The “half” sprue holds the two fuselage halves of the plane. Hobbycraft also made a single-seat Su-17/20/22 kit, and most of the parts are common between the two. Oddly, while the box makes a mention of the single cannon armament of the “U”, the model has two blast plates; one on each wing root! It’s hard to believe this mistake, since it’s a new fuselage and they could have easily read their own box copy for error checking! Now I know what Charlie Brown means when he says “Good grief…”
As for the kit itself, it is a very simple one, but it looks good. There are fully recessed panel lines throughout and there is no noticeable flash. The detailing is simple in the extreme; there’s no detail at all in the gear bays or on the cockpit sides or “armrests”, and the instrument panels have only very basic raised details that are hellishly generic. I noticed that beside one such panel, part C19, the spot for C20 is empty; it was never moulded. I assume it’s something for the single seater, since I don’t see it called out in the instructions anywhere.
Looking at the kit, it can best be described as a big Matchbox model. It has roughly the same amount of detail, same number of parts and many of the panel lines are very pronounced and exhibit more than a little lack of refinement in spots (like the wings). Oddly, there are also some places where the “trenches” are soft and seem to fade away. There are no smaller panels on the wings or tailplanes, and only the basics on the fuselage, so at least the level of detail is consistent across the model.
You do get some stores, namely the two fuselage tanks that the members of the Fitter family seem to clutch almost permanently to their belly pylons, as well as two missiles. I think they’re supposed to be AA-2 Atolls, but they look too short, and lack all accuracy. The tanks look nice enough, but the missiles are a flat-out failure. I have the Dragon 1/72 Russian Weapons sets, and I suggest them, or some other aftermarket, to add some fighting power to your Fitter if you want to go that route.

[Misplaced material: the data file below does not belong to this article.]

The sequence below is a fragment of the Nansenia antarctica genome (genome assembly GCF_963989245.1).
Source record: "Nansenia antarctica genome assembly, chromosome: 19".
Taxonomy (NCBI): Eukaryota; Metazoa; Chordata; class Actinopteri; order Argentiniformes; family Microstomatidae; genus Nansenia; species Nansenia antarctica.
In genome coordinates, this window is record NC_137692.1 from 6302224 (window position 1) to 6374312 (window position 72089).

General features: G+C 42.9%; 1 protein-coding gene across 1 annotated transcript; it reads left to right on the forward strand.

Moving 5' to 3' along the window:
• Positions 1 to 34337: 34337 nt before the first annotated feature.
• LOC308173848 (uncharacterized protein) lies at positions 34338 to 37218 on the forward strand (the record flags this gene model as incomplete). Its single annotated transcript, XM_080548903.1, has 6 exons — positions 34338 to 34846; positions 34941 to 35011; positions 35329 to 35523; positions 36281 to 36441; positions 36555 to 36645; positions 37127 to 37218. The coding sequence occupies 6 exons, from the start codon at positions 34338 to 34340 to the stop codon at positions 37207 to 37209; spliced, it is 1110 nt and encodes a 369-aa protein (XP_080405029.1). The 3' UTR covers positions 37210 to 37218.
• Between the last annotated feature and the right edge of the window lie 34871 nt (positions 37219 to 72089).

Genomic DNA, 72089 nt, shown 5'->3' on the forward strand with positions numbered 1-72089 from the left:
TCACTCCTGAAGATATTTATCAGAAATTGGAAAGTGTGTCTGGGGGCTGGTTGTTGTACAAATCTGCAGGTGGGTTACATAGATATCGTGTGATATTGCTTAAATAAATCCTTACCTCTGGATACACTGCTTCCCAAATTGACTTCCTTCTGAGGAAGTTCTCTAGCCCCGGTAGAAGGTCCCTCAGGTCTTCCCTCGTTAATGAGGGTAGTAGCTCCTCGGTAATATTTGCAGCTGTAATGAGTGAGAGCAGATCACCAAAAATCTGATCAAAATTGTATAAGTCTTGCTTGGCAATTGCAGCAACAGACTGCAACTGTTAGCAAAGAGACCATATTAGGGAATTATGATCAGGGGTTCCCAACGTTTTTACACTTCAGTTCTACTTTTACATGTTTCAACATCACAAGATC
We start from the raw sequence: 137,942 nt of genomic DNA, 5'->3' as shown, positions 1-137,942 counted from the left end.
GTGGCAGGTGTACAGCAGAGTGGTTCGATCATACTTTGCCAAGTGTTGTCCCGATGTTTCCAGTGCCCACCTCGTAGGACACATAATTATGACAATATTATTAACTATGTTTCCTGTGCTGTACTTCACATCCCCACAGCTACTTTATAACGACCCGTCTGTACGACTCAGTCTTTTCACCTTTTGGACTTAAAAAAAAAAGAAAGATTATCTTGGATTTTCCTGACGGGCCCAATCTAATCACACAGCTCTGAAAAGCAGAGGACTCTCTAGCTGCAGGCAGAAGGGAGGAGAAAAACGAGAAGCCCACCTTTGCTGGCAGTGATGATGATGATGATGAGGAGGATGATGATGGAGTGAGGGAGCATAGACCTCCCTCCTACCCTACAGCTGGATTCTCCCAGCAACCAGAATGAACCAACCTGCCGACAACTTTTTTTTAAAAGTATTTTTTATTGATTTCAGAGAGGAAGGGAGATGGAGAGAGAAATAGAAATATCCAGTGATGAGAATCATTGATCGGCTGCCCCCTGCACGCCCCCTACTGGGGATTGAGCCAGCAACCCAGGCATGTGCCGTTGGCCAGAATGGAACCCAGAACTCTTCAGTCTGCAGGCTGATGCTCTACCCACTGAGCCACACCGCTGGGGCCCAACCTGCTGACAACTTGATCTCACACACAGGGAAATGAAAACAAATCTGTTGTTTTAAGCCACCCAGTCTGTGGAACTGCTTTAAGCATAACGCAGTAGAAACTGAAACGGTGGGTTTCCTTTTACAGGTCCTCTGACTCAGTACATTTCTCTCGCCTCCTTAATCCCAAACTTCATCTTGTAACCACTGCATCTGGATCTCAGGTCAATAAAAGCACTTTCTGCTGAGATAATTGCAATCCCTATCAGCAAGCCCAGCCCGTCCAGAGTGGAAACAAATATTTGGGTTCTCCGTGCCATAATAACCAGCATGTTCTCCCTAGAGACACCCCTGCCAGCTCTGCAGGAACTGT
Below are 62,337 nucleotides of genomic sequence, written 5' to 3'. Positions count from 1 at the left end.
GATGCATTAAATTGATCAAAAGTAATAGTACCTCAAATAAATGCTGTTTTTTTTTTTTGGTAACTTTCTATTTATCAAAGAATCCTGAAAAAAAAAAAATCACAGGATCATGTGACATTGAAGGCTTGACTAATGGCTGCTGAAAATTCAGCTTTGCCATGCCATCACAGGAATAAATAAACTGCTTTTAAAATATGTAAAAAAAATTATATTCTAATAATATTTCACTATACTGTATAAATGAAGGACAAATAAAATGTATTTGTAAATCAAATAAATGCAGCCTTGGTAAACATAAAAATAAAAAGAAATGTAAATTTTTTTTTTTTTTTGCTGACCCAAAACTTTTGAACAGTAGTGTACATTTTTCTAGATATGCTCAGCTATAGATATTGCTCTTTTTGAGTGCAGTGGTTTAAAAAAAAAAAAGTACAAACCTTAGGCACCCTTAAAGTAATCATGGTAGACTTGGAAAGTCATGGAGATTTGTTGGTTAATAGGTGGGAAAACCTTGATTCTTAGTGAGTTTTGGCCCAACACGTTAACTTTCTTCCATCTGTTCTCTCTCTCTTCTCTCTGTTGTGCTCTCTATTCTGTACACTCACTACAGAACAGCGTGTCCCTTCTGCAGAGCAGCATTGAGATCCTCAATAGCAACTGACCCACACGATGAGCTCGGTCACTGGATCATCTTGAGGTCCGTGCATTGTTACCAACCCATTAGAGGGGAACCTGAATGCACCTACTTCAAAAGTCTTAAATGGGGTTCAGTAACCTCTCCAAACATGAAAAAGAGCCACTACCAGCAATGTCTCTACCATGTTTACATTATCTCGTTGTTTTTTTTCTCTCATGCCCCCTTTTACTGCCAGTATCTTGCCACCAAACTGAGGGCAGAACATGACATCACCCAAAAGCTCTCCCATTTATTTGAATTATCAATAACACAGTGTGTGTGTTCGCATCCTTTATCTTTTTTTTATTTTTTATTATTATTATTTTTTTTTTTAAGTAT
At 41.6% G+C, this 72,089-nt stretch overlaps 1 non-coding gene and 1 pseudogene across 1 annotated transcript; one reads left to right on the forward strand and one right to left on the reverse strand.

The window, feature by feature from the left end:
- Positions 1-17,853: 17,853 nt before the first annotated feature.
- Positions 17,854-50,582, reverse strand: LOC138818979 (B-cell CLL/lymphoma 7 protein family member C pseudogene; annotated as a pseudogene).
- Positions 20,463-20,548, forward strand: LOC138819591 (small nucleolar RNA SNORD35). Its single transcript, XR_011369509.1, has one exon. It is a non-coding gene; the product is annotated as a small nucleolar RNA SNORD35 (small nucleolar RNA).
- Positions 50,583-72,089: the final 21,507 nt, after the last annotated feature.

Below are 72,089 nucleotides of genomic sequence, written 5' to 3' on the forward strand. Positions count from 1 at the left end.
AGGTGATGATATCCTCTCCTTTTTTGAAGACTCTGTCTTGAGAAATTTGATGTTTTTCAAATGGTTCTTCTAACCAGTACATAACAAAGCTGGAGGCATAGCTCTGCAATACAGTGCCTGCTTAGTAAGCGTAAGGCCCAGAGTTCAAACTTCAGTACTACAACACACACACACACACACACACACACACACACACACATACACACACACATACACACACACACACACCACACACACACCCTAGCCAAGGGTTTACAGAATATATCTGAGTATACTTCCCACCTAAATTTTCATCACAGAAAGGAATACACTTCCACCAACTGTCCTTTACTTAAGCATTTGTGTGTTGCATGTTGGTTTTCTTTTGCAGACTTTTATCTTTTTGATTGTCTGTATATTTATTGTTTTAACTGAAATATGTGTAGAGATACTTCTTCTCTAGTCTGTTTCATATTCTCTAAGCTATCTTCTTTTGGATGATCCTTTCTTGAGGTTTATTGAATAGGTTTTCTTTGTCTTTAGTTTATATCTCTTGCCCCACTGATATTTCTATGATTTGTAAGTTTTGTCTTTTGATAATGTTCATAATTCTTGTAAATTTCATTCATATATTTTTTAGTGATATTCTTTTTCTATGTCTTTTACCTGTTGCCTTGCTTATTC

Instructions and Decals:
Since this is a simple kit, there’s not a lot to see in the instructions. They are straightforward and clear, and very basic, just like their subject. They are on a single sheet of paper that folds out rather largely. This unwieldiness isn’t really needed. For a kit this simple, a smaller sheet would have worked a lot better. All the instructions are on one side, and the other is a very basic painting and decalling plan. It’s in black and white, of course, and colour callouts are very general. There’s not a reference to any paint brand or FS numbers or any such thing. Nope, you get colour callouts like “Black” and “Light Grey”. Of course, it comes as no surprise that the often-overlooked bare metal patch under the rear fuselage is totally missed.